Updated: Aug 27, 2018
Is there anything more Coloradoan than trekking through the Rocky Mountains, enveloped in evergreens and wildflowers, listening to songbirds and chattering chipmunks, catching the scent of campfires and ponderosas, and doing it all with your beloved fur baby at your side? Camping with your dog is one of the most rewarding experiences for pets and their owners. It gives dogs the opportunity to explore, see and smell new things and bond with their owners. However, unbeknownst to many owners are the potential dangers that dogs can encounter in the wilderness.
The first thing dog owners should be aware of are the regulations regarding dogs when it comes to their state’s national parks and wilderness areas. Some parks don’t allow dogs or have regulations regarding dogs, so it’s always important to know before you embark on your adventure. Unfortunately, dogs are only allowed in Rocky Mountain National Park in areas that can be accessed by car, and dogs must remain leashed always. There are plenty of other places for pups to explore though.
Arguably one of the most important things to consider before taking your dog camping is the making sure he is up to date on his vaccinations. Many wild animals can be carriers of diseases like rabies or leptospirosis, and a dog is more than likely to come across a raccoon or squirrel or their excrement which can be teeming with parasites. Just stopping by the vet for vaccine boosters can be a great relief to dog-owners who’s pups like to put their noses where they shouldn’t. Another very real threat comes from mosquitoes, fleas, and ticks. Mosquitoes are everywhere, especially in the summer. To us, they might just be an annoyance, but to a pup, one little bite could prove fatal. All it takes is one mosquito carrying microfilaria (baby heartworms) to infest a dog. The microfilaria enters the dog's bloodstream through the mosquito and it can take up to six months for the heartworms to mature. If your dog doesn’t already have adult heartworms, a monthly heartworm preventative can ensure that even if your pup does encounter an infected mosquito, the microfilaria will be eradicated before they can mature. Although Colorado isn’t known to be a huge tick state, ticks can definitely be picked up on a camping trip here. It is recommended that owners do a thorough check of their pup for ticks. One should never compromise when it comes to the safety and health of their pet, but as long as proper medical precautions are taken before camping with your dog, you shouldn’t have to worry too much about disease and parasites. Another vaccine that can be a lifesaver is the rattlesnake vaccine. Although exercising caution on the trails and keeping a keen eye out for rattlesnakes can usually be the best preventative for rattlesnake bites, they occur nonetheless. A rattlesnake vaccine can give your dog a fighting chance if he happens to get bitten. Also, a standard first aid kit can be a great thing not only for you, but for your pet as well. Who’s to say that pups don’t get scrapes and bruises too?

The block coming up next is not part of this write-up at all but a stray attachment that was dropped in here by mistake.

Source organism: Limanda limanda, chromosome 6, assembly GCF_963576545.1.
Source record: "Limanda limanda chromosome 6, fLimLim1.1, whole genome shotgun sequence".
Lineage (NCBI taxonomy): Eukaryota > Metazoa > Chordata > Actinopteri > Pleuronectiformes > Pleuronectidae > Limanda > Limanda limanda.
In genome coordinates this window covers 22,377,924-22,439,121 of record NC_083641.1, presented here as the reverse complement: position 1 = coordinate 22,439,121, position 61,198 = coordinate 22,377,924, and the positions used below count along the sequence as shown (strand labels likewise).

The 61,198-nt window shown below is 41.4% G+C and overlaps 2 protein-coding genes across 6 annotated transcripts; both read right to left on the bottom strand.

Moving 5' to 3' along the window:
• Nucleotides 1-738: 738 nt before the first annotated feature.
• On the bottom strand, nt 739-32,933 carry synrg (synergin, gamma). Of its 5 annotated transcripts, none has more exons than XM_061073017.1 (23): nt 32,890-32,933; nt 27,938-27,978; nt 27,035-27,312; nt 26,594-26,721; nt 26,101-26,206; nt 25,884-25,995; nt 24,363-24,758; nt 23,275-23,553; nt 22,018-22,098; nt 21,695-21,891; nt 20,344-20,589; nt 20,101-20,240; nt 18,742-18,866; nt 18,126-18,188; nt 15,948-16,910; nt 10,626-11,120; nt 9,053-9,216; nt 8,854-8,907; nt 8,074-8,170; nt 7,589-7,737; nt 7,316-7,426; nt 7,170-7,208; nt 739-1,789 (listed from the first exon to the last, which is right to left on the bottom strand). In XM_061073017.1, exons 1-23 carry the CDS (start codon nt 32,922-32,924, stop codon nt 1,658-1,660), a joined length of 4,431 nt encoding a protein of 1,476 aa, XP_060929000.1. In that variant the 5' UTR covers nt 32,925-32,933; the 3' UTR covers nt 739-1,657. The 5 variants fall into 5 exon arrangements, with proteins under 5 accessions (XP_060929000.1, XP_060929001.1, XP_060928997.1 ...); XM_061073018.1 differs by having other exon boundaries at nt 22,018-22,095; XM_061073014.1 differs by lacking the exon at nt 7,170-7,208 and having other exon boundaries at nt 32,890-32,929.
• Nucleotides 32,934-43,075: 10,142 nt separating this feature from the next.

Although the temptation may be great to let your doggo off-leash, as a rule of thumb, your pup is always going to be safer on-leash. An extremely well-trained dog may be the exception, but how many dogs do you know that could resist a multitude of woodland critters and new smells? It can be great to bring along a long rope or leash to hitch up your pet with; it lets your pup have some freedom to explore without having full access to anything he sees. Human and dog waste can be damaging to native wildlife; it can disrupt a delicate, balanced ecosystem and unfortunately, not everybody observes the rules about cleaning up after their pup. Most of the time, it is required that dog owners bag up and take their dogs’ waste with them when they leave. Some more primitive camping locales allow you to dig a hole six to eight inches and bury the waste if it’s at least 200 feet away from a water source. Leave no trace applies to pets as well as humans! When campers and backpackers are considerate and observant of reducing their impact on the environment, it ensures these natural areas remain pristine and open to the public for years to come.
When it comes to keeping your pet nourished and healthy on a camping trip, you don’t really need to change anything regarding your pets regular feeding routine. Although there may be plenty of opportunities for pups to drink from creeks, streams or lakes, it is advised that water is purified or boiled to get rid of disease-causing microorganisms like giardia. Especially bodies of still water are more likely to be teeming with harmful bacteria. Although most dogs won’t be exposed to disease from natural water sources, it’s always wiser to air on the side of caution. Collapsible food and water bowls are a great option for camping with your pet. They are lightweight and barely take up any space in a backpack.
Some people might find it unsanitary or cramped to have a dog in a tent, but honestly, keeping your pup in your tent at night is probably the safest option for you and your dog. Not only will your pup be safe from predators and other dangers, but you won’t have to worry about him getting off-leash and escaping.
A camping trip with a pup at your side is an experience that everybody Colorado dog owner should have. Although there are things to consider before you embark on your camping trip, the most important thing is simply keeping your dog close and keeping a watchful eye on him. The memories you’ll make with your pup will always be special ones but taking your furry friend into the mountains will be a lasting memory that you’ll want to recreate again and again!
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